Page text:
It goes without saying that the hands and feet are the most difficult parts of the human anatomy to capture perfectly, followed of course by the face. The one part of the anatomy that is often overlooked is the back. There are so many subtle variances in the structures of the scapula, ribs and spine as well as all the muscle groups making the back frustrating to get right. Above are partial back studies of Tiffany focusing on the scapula. The vine charcoal allowed me to focus on the movement of the torso while the silverpoint focused on the projecting surfaces.

Wednesday, June 30, 2010

Deluge series Alpha & Beta

Here are the final versions of Alpha Deluge (etching) and Beta Deluge (linocut). I am thrilled with the results and look forward to experimenting with the additional media for this series. I have expanded the project to include 4 different series of 24 images in 24 different media.

Silverpoint II

This Silverpoint of DeLawn was completed in a single, 4 hour session. The immediacy of the medium forces the artist to make bold and decisive marks as there is no erasure and absolute minimal correction that can be done. I find that the more silverpoint I do, the tighter my drafstmanship becomes. It's no wonder the masters used this technique, it forces you to become better.

Monday, May 24, 2010

Head Studies

There is an unfortunate lack of anatomical mastery in art education in the USA. I am collateral damage of the post modern era where concept and expression took precedent over academic style teaching methods. For that reason, I am constantly struggling to perform that which, at this point in my career, should be second nature. I can not stress enough how critical it is for the artist to continously sharpen their ability to draw and paint the human body, especially the hands and face. That is why so many self-portraits exist of the great masters; understanding the one face you never see, save in reflection, is the best way to master the structure of the face. Here are two charcoal head studies of Vikki & Jerry. Ideally, one head study per week is the way to go.

Wednesday, May 12, 2010

After Rodin's Thinker

For this piece I decided to replicate the pose of Rodin's sculpture "The Thinker." Using historical art as a springboard for one's work is a perfectly acceptable way to master certain techniques. In fact, there is ample precedent in which artists borrow style, image and composition from other artists. This is because all visual arts, just like music and language, are governed by rules of grammar and vocabulary, how the artist composes the final sentence and paragraph is what makes the work unique.

Friday, April 30, 2010

The Lotus

This was a very interesting pose to work on as the subtle variences of the anatomy of the back were difficult to bring out. I feel that I need to revisit this pose in the future with a different lighting scheme (as she was lit from a frontal angle). Nonetheless, I am still satisfied with the outcome.

Thursday, April 15, 2010

Political Imagry

This piece is titled: "His throat was parched." It is a woodblock print using birch, which has the consistent surface of oak and the ease of carving of pine.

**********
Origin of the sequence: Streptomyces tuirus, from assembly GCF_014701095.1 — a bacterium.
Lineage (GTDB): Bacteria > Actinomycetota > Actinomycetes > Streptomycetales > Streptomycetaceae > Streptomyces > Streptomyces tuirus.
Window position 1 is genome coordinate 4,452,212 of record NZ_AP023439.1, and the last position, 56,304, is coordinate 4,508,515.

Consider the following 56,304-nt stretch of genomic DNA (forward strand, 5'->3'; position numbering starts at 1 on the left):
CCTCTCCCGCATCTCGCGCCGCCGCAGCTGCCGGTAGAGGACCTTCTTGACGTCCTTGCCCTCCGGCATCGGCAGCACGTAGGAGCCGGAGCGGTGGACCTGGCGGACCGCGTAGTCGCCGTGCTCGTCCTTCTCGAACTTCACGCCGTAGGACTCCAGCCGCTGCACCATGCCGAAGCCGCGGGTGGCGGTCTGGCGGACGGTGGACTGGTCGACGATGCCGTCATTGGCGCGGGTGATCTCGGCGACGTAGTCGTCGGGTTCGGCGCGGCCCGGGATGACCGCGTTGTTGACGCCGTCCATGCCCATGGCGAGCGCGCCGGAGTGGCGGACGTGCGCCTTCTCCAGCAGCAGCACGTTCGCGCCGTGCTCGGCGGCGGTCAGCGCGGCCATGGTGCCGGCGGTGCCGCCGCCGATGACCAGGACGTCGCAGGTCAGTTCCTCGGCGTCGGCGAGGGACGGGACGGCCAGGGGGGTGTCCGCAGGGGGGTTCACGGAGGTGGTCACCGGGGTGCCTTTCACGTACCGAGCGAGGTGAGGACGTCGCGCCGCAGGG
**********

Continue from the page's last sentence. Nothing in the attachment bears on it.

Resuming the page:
The image presented is meant to invoke the sacrifice and pain that individuals have thoroughout history taken in defense of family/home/nation. Not only the dying man, but his wife who is as valiant and noble, if not more, than her husband. She is brave and stoic as she is trying to alleviate her husband's discomfort, but there will never be any solace for her. Millions have died and continue to die in gross abuses of human rights and flagrant violations of common decency. So many lives ruined with not one iota of solace for those left behind.

Tuesday, March 16, 2010


One can easily overlook certain elements that can become big obstacles to getting the drawing right. Perspective, foreshortening, value range, proportion, etc. are all critical in making a successful piece. I began the drawing of Vikki in graphite by mapping out volumes/shapes and building up from there. Half way through I realized that I had not captured the pose correctly as I elongated the legs to make up for foreshortening, an easy thing to miss. I corrected that in the second drawing using vine charcoal and the very methodical optical reduction method which fixed the drawing and made the pose stand out much more. The highlights were achieved with white pastel.

Saturday, February 27, 2010

Sculpture from drawing to maquette to 1up

For this pose, Mason had to find a comfortable postion and stay nearly still as any slouching, change in angle or sagging would alter the entire anatomy. I started with a series of drawings from various points of view, then created a rough maquette with Roma Plastilina. The final sculpt began with a heavy gauge (6) aluminum wire acting as an armature on which the plastilina is built on. The scale is 3 inches per foot. I choose to leave the surface rough with my finger indentations visible so that I can have the worked in look of a Rodin, who is my favorite sculptor in all of art history. When I have finished touching up the detail, I will have to find a way to create an easy to assemble series of molds which will allow me to make wax positives that I can make bronze casts out of.

Thursday, January 28, 2010

Importance of drawing to painting

This is a work in progress of Tiffany at the Sewing Machine. It is a 36" X 48" oil on canvas. Due to my zeal to finish the piece completely with the model, I rushed through the drawing and the underpainting, making the actual painting substantially more difficult. I spent more time correcting the drawing errors, thus negating all my intentions. It is critical to take the time in the beginning to make sure that everything is in order before you continue. Taking the right steps at the right time relieves much of the tension and anxiety to painting. I managed to save the piece and recover its direction, but it will now take me longer and it still did will not be right.

Tuesday, January 19, 2010

Deluge Series

These are two proofs of work in progress. The pieces are part of a series titled "Deluge." By repeating certain motifs in both the linocut and the etching I am allowed the opportunity to examine the same image in different ways. This actually helps develop the compositions by learning from each style and incorporating that insight into future interations or revisions of the work. The plan is to explore the theme in 7 different media; etching, linocut, b&w graphite drawing, oil painting, watercolor, pastel and bronze cast relief.